Over the weekend the Equality and Human Rights Commission (EHRC) issued a statement stating it was not its position that Long Covid (LC) was a disability. So irked was I that it prompted not one but two blogposts, the first on the statement and the second on how the Employment Tribunal have treated Long Covid disability claims to date.

The tweet was monumentally stupid but, everyone makes mistakes and so some leeway can be given for that, it was plainly wrong to state that Long Covid was not a disability – a plain application of the statutory test in section 6 of the Equality Act 2010 required, at a minimum, a statement that it might be if the statutory tests are met and it depends on the individual circumstances.

However, at a time when this when we are hearing of more dismissals for LC related reasons and pressure on workers to commit to full or much greater degrees of in-person (rather then remote) working I am cynical as to whether the reason was entirely benign given the nature of the board appointments to EHRC.

Well EHRC message had a backlash, both on twitter, in print, and on radio – don’t know if it made it to TV. This has prompted EHRC to clarify u-turn on its position, with an updated statement today:

There continues to be discussion of the various symptoms related to Covid-19 that are often referred to as ‘long Covid’ and whether they would constitute a disability under the Equality Act.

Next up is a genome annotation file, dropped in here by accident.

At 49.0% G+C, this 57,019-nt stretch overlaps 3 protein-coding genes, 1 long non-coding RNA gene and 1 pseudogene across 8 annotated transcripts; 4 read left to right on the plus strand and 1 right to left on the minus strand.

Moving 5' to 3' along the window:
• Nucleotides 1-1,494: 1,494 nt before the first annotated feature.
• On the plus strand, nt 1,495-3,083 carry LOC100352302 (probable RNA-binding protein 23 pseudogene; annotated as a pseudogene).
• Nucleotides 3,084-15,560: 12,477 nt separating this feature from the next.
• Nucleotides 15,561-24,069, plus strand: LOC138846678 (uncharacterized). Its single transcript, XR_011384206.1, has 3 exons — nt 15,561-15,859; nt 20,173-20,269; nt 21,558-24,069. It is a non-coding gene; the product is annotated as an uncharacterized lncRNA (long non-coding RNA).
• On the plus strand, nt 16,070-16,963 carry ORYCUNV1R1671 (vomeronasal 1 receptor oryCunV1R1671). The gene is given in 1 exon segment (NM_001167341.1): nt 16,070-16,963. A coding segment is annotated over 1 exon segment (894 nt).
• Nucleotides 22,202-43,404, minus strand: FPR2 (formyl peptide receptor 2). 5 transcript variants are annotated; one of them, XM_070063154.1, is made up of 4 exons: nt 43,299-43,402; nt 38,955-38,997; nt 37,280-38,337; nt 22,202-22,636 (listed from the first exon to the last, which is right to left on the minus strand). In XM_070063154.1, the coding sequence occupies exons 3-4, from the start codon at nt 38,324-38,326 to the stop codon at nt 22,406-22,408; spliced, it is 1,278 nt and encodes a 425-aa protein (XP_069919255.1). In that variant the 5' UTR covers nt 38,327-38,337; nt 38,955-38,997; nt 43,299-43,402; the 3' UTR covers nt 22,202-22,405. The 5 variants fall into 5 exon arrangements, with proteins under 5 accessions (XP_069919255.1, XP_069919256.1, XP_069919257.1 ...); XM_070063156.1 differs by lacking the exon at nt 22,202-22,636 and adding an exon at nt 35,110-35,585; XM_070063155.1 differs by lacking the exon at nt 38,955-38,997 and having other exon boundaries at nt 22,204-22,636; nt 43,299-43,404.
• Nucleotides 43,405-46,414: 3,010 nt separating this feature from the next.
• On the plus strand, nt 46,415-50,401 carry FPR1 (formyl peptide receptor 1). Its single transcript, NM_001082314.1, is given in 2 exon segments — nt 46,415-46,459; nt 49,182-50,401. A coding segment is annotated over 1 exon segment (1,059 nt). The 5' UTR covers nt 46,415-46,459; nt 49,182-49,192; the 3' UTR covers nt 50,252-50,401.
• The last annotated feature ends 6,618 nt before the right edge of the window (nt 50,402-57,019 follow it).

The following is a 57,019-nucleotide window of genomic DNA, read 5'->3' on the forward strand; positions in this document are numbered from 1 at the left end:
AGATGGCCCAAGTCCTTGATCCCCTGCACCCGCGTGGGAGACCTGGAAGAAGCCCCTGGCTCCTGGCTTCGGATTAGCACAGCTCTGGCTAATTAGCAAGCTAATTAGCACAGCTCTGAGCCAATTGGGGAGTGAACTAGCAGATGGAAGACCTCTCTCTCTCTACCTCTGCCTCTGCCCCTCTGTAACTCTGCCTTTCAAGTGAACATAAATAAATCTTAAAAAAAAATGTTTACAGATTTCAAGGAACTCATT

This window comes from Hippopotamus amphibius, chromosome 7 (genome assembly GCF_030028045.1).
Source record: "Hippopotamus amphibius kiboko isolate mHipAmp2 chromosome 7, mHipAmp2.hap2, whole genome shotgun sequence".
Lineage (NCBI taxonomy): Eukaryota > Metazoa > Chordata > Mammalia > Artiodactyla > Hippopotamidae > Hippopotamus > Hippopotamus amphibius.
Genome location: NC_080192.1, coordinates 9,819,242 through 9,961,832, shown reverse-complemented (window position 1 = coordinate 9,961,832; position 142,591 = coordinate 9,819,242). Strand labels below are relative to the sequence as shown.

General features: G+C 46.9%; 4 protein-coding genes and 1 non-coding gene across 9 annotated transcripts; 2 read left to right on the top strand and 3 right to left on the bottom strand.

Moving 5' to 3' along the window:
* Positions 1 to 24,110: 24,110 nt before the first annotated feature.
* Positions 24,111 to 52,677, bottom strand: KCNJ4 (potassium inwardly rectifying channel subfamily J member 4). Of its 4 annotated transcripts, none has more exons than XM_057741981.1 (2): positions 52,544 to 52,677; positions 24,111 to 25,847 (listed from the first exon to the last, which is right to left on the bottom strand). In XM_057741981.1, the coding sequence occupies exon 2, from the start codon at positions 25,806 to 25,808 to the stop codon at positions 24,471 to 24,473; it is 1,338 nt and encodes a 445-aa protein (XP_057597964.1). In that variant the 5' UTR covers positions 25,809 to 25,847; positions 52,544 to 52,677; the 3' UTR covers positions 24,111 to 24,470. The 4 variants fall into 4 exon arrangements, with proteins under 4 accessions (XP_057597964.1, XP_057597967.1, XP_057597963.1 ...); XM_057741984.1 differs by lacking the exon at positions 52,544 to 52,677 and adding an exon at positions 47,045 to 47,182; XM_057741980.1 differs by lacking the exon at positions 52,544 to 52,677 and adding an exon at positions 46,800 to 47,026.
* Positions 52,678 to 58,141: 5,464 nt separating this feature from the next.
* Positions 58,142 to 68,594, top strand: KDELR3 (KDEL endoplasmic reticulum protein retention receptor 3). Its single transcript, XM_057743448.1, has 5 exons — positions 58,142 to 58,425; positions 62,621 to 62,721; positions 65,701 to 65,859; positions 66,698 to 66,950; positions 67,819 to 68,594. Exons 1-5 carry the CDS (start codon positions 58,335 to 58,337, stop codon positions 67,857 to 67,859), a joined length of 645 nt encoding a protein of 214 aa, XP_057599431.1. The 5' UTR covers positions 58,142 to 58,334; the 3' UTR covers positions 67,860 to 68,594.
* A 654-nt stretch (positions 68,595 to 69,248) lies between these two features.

“Given that ‘long Covid’ is not among the conditions listed in the Equality Act as ones which are automatically a disability, such as cancer, HIV and multiple sclerosis, we cannot say that all cases of ‘long Covid’ will fall under the definition of disability in the Equality Act. 

“This does not affect whether ‘long Covid’ might amount to a disability for any particular individual – it will do so if it has a substantial and long-term adverse effect on their ability to carry out normal day-to-day activities. This will be determined by the employment tribunal or court considering any claim of disability discrimination.

“To support workers affected by ‘long Covid’ and avoid the risk of inadvertent discrimination, we would recommend that employers continue to follow existing guidance when considering reasonable adjustments for disabled people and access to flexible working, based on the circumstances of individual cases.”

Unlike the previous statement this one does, at least, have the benefit of being legally accurate. This does not clarify the earlier statement, it says something completely different – and it is good that this has been set out. It will, hopefully, go a little way to preventing employees asserting and employer trampling the rights of those who may be disabled for reasons related to LC.

For the reasons I gave in the first post I don’t think this goes far enough – rather than just stating the law it should be promoting good practice (e.g., giving benefit of doubt, referring proactively to medical advisers etc) which could prevent the expense and stress to both employer and worker if the issue of disability needs to be adjudged by a court of Employment Tribunal.

But still, at least EHRC have amended their position from antagonistic to ‘meh’.

I will close with some wise advice on the subject from one of employment law’s star figures, Sean Jones QC: “The only question is whether the employee has an impairment that has a substantial and long term adverse effect on their ability to carry out normal day to day activities. Any employer who assumes those with long covid are not protected is taking a huge risk.”

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